Productivity leap through parallel printing and makeready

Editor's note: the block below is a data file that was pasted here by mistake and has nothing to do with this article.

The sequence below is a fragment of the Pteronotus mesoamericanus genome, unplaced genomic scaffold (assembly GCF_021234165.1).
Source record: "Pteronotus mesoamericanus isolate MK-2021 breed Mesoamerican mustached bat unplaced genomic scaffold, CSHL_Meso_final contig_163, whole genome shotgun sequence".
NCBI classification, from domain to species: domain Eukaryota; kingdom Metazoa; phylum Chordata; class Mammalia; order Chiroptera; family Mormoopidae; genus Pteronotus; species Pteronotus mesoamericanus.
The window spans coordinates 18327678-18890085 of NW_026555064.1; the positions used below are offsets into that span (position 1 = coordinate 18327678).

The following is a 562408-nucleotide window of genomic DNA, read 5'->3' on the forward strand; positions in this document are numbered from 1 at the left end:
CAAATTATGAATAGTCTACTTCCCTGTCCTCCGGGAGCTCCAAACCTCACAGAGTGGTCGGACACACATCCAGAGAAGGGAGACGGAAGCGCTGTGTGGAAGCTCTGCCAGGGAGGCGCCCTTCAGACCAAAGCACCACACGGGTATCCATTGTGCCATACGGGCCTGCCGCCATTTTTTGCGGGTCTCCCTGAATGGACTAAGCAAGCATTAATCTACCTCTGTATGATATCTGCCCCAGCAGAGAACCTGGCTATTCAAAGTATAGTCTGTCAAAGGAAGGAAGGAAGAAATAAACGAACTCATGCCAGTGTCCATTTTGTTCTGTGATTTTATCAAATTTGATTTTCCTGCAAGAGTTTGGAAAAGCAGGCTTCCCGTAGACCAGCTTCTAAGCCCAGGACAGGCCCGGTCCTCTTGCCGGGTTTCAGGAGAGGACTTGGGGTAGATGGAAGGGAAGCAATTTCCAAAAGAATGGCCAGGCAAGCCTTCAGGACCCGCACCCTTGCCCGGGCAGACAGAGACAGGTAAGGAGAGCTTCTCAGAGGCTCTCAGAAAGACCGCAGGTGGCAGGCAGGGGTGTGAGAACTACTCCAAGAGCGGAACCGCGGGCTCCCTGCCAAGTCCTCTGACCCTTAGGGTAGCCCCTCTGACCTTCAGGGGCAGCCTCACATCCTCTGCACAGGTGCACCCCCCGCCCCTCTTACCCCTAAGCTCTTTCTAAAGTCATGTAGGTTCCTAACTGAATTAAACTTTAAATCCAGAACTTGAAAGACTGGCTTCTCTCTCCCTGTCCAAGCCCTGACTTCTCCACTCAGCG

As typical runs become shorter and shorter, the economic significance of production efficiency is shifted ever more prominently into the foreground. The technical prerequisites for this latest productivity leap are DriveTronic SPC direct drives for the plate cylinders, exact pre-registration of the plates during changes with DriveTronic Plate-Ident, a few small hardware and software modifications, and naturally sufficient free printing units to enable automated makeready parallel to the current production. This has already been daily practice at AZ Druck und Datentechnik in Kempten for several months. The company's four-colour Rapida 106 perfector can also be used to print single-colour operating manuals in 1/1 perfecting. While production is running on units 1 and 3, the plates can be mounted and makeready completed on units 2 and 4. As soon as the specified run length is reached, the “Print Clean” function is activated automatically to clean off the blankets with a series of approx. 20 sheets. The operator then presses the button to throw the impression on in units 2 and 4, and production continues with the next job without further interruption. Subsequently, the next round of makeready can be initiated on the first and third units ready for the next job change.